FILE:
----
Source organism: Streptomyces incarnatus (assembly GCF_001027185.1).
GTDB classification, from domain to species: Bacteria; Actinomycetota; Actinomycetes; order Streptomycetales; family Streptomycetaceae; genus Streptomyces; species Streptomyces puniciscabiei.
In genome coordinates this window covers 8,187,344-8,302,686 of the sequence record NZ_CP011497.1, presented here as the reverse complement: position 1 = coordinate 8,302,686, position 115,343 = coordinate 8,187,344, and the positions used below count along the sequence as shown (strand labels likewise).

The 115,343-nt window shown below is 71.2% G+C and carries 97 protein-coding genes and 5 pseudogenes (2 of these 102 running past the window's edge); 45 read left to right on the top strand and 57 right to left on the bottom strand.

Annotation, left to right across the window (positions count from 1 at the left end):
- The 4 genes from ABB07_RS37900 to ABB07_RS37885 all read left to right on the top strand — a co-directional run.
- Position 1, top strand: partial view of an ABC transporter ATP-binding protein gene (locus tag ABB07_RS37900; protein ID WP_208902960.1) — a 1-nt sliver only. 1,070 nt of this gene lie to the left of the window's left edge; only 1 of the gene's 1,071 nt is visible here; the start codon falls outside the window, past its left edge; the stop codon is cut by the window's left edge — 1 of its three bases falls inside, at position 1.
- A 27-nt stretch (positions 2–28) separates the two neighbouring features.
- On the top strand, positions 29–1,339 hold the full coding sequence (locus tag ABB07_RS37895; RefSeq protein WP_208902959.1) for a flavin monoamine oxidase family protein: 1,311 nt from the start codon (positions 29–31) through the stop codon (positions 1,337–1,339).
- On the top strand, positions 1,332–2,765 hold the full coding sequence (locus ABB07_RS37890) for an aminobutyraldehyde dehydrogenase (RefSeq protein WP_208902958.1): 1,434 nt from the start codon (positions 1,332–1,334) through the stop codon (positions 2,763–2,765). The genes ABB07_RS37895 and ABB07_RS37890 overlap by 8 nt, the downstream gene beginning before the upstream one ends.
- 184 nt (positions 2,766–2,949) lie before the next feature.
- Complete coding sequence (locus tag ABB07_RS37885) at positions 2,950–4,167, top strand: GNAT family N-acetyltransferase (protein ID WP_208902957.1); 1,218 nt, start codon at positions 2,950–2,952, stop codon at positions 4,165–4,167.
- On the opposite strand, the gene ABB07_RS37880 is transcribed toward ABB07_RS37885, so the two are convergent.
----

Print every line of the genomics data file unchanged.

Source organism: Streptomyces incarnatus (assembly GCF_001027185.1).
GTDB classification, from domain to species: Bacteria; Actinomycetota; Actinomycetes; order Streptomycetales; family Streptomycetaceae; genus Streptomyces; species Streptomyces puniciscabiei.
In genome coordinates this window covers 8,187,344-8,302,686 of the sequence record NZ_CP011497.1, presented here as the reverse complement: position 1 = coordinate 8,302,686, position 115,343 = coordinate 8,187,344, and the positions used below count along the sequence as shown (strand labels likewise).

The 115,343-nt window shown below is 71.2% G+C and carries 97 protein-coding genes and 5 pseudogenes (2 of these 102 running past the window's edge); 45 read left to right on the top strand and 57 right to left on the bottom strand.

Annotation, left to right across the window (positions count from 1 at the left end):
- The 4 genes from ABB07_RS37900 to ABB07_RS37885 all read left to right on the top strand — a co-directional run.
- Position 1, top strand: partial view of an ABC transporter ATP-binding protein gene (locus tag ABB07_RS37900; protein ID WP_208902960.1) — a 1-nt sliver only. 1,070 nt of this gene lie to the left of the window's left edge; only 1 of the gene's 1,071 nt is visible here; the start codon falls outside the window, past its left edge; the stop codon is cut by the window's left edge — 1 of its three bases falls inside, at position 1.
- A 27-nt stretch (positions 2–28) separates the two neighbouring features.
- On the top strand, positions 29–1,339 hold the full coding sequence (locus tag ABB07_RS37895; RefSeq protein WP_208902959.1) for a flavin monoamine oxidase family protein: 1,311 nt from the start codon (positions 29–31) through the stop codon (positions 1,337–1,339).
- On the top strand, positions 1,332–2,765 hold the full coding sequence (locus ABB07_RS37890) for an aminobutyraldehyde dehydrogenase (RefSeq protein WP_208902958.1): 1,434 nt from the start codon (positions 1,332–1,334) through the stop codon (positions 2,763–2,765). The genes ABB07_RS37895 and ABB07_RS37890 overlap by 8 nt, the downstream gene beginning before the upstream one ends.
- 184 nt (positions 2,766–2,949) lie before the next feature.
- Complete coding sequence (locus tag ABB07_RS37885) at positions 2,950–4,167, top strand: GNAT family N-acetyltransferase (protein ID WP_208902957.1); 1,218 nt, start codon at positions 2,950–2,952, stop codon at positions 4,165–4,167.
- On the opposite strand, the gene ABB07_RS37880 is transcribed toward ABB07_RS37885, so the two are convergent.